Partying for beginners

The famous story (in Luke 15) that we call “The Prodigal Son” really has two sons who are at a distance from their father. The youngest, the guy who goes crazy with the beer and skittles, is the one who demands his inheritance, and runs off on a spending spree. When the money runs out and he comes to his senses, he makes his repentant way home. According to the story, he creates a geographical distance that has to be overcome. It’s “a long way” home.

The older son never budges. He works the farm, and does his chores. Happy as Larry, apparently. Until Larry comes home and Dad throws a party for the errant kid. “We have to celebrate!” Dad says. And then all his resentment boils over, and you realise just what has been steaming inside him all these years. “Why are you so nice to him, who has turned you grey with worry, and never take any account of me? I never had a party.” You can almost see the pout.

The father’s reply is fascinating. “You are always with me, and everything I have is yours.” So, in the case of the older son, the distance is purely emotional. He is there all the time, but they have “lost touch.”

And the story ends at this intriguing point. The way Jesus tells it, there is no “happy ever after” with the family reunited and enjoying the barbecue togetherWill you come in and enjoy the party?

It’s a question that continues to intrigue me. The context of the story, of course, explains its purpose. Jesus was roaming the hills and villages of first century Palestine with a swelling crowd of followers. There was a massive gush of expectation about who he was and what he was doing: there were reports of astonishing miracles and his stories must have spread like wildfire. The “common people heard him gladly” as the Bible puts it.

But there were others who heard him not so gladly. These are variously classified as “the scribes and Pharisees” or  ”the religious leaders.” They saw him as a threat to their position, as someone who entirely lacked credentials  and yet mocked their pretensions of authority, piety and God-fearing-ness.

And so here are the two sons. First, the disreputable rabble who have wandered far from God, are now welcomed home with a riot of noise and pleasure (like having a party for thirty five year olds in your living room). Don’t worry! Father God loves you! ENJOY! Yaay!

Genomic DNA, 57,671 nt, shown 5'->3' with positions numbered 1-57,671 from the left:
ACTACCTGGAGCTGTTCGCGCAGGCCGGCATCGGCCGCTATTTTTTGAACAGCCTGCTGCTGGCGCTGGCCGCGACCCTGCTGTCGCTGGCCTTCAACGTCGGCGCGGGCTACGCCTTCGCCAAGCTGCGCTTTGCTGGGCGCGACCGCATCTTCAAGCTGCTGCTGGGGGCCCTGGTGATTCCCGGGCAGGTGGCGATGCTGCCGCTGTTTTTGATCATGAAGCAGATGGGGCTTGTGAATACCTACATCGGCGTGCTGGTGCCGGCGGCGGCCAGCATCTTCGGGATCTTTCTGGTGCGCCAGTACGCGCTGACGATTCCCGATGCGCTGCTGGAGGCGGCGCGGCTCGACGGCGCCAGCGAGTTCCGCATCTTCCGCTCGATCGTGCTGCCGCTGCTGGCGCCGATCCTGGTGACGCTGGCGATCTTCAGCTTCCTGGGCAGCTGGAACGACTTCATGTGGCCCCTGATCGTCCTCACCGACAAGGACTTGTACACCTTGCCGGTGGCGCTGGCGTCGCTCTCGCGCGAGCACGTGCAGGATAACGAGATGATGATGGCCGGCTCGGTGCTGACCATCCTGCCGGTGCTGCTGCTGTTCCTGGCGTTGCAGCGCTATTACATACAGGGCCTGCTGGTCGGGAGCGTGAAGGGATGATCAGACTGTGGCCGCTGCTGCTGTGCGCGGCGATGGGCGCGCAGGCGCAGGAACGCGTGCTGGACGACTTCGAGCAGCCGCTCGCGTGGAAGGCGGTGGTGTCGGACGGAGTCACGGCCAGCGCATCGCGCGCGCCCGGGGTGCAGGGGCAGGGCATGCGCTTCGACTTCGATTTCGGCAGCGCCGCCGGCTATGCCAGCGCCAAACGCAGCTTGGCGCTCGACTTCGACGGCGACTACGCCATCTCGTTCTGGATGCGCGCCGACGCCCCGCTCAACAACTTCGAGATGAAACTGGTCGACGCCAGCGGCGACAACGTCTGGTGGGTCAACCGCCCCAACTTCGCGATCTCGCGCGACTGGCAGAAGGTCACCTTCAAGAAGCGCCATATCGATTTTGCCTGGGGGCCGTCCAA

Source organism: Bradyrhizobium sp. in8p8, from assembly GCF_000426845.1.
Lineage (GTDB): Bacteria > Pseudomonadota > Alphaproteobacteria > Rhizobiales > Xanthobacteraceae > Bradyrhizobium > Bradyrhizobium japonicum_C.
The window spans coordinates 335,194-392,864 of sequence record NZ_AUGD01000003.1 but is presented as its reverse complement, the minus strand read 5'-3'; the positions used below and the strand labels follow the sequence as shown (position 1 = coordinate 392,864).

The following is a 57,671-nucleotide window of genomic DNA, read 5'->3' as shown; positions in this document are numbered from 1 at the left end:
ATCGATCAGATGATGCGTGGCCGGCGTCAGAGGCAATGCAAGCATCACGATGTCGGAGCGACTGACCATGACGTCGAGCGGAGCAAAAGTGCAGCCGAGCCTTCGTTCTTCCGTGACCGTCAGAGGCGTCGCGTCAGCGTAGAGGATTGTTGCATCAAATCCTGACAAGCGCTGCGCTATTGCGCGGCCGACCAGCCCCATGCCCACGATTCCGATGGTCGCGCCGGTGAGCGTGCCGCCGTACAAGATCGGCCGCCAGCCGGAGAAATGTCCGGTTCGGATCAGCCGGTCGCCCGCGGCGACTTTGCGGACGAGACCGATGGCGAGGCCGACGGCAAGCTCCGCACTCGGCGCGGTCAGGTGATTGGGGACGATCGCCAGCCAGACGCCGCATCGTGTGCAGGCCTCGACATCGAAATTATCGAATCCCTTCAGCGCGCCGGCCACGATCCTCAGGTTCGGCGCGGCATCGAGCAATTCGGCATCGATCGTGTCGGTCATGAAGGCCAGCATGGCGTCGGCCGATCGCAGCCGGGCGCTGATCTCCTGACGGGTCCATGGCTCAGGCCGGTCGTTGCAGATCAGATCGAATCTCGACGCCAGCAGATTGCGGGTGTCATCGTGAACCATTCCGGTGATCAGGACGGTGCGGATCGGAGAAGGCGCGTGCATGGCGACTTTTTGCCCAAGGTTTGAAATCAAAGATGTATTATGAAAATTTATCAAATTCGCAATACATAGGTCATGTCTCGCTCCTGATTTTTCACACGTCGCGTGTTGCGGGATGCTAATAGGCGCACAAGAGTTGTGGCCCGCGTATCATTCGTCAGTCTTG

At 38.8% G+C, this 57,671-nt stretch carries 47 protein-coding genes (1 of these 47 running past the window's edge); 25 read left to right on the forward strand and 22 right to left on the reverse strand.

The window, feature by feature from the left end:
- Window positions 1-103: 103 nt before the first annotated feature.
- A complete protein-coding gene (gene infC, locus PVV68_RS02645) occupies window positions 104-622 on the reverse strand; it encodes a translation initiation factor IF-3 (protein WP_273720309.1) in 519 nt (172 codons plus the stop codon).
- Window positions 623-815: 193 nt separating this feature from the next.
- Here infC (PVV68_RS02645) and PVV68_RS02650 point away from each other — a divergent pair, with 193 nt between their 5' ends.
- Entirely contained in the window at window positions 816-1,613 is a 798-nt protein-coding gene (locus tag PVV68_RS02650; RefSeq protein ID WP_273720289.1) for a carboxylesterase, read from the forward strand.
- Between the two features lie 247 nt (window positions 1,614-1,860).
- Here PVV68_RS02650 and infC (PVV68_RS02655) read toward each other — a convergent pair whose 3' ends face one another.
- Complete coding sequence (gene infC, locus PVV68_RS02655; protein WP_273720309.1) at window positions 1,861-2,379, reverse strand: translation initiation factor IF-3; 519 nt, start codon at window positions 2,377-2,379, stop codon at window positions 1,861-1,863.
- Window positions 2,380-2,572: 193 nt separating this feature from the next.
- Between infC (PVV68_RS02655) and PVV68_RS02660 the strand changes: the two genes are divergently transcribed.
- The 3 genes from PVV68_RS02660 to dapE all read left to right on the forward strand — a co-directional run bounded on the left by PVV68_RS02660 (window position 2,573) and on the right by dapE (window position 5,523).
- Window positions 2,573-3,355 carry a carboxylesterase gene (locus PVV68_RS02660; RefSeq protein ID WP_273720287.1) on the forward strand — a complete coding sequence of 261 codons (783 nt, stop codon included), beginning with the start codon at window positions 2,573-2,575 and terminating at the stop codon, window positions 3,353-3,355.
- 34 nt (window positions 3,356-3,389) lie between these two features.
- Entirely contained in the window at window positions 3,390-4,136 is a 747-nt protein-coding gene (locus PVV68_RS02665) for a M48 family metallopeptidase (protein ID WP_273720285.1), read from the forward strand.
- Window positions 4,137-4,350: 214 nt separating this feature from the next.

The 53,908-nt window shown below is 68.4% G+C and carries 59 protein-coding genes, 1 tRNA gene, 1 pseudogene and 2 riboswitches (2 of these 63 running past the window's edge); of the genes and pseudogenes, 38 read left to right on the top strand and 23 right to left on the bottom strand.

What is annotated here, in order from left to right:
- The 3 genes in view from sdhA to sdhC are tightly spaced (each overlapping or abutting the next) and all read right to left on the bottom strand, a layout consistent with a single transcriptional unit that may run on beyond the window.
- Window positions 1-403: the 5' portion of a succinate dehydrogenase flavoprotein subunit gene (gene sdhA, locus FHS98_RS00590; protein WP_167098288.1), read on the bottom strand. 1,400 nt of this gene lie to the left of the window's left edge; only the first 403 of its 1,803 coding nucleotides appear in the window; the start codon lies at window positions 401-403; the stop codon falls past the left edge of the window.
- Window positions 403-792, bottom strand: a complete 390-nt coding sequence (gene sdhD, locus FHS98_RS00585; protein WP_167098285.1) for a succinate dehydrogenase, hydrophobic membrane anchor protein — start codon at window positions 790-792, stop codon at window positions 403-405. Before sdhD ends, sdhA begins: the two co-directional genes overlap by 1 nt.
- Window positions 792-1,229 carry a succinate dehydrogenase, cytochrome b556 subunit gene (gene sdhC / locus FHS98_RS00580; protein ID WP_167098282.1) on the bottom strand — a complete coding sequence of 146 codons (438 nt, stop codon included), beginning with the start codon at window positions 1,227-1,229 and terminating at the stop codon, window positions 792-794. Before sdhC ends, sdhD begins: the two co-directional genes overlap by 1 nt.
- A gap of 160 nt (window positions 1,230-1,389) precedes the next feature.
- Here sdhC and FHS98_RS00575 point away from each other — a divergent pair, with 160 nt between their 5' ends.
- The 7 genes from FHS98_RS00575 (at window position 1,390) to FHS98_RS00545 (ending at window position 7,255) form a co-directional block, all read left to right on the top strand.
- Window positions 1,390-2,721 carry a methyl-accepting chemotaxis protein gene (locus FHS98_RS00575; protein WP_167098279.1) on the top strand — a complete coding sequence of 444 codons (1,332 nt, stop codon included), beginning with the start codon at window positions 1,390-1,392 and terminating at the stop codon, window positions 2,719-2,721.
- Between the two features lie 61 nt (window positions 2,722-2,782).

And the other lot. Standing at the edges with slightly sour faces. They already know all the theology and are professional religious leaders. They have standing in the community, and a role to protect these innocent and slightly foolish people from con-men and charlatans. Besides, it’s their job to teach and preach. They ask awkward questions which Jesus bats off with a grin, never losing step, never losing focus on God and his love.

So Jesus poses a question back. You already know the Father. Everything he has is yours already. But will you come in and enjoy the party? Or not?

Sadly, it seems that their very knowledge of God has turned into self-importance. Jesus said that it was if they stood at the door with the key, not going in themselves and not letting anyone else in.

Maybe this is why God has to keep doing new things. Maybe this is why there’s a million denominations. Simply because, we forget to enjoy him. We know all the words but have forgotten the song.

Or in a different metaphor, (from “Lord of the Dance”): “I am the dance and the dance goes on…” If you stop it over here, it will simply spring up over there.

I have spent most of my adult life as a pastor in various churches. So I guess I’m a professional religious leader myself. It’s a slightly worrying thought in the light of this story! And the two sons are evident in the story of my life. There is always a level of friction between outsiders and insiders, between evangelistic and pastoral ministry.

To be honest, it just feels as though nearly all my energy goes into persuading older brothers to lighten up.

Ever had that experience in a restaurant when there’s a table just over there with a bunch of people laughing at something that you can’t hear? Don’t you just want to go over and join them?

Me too.

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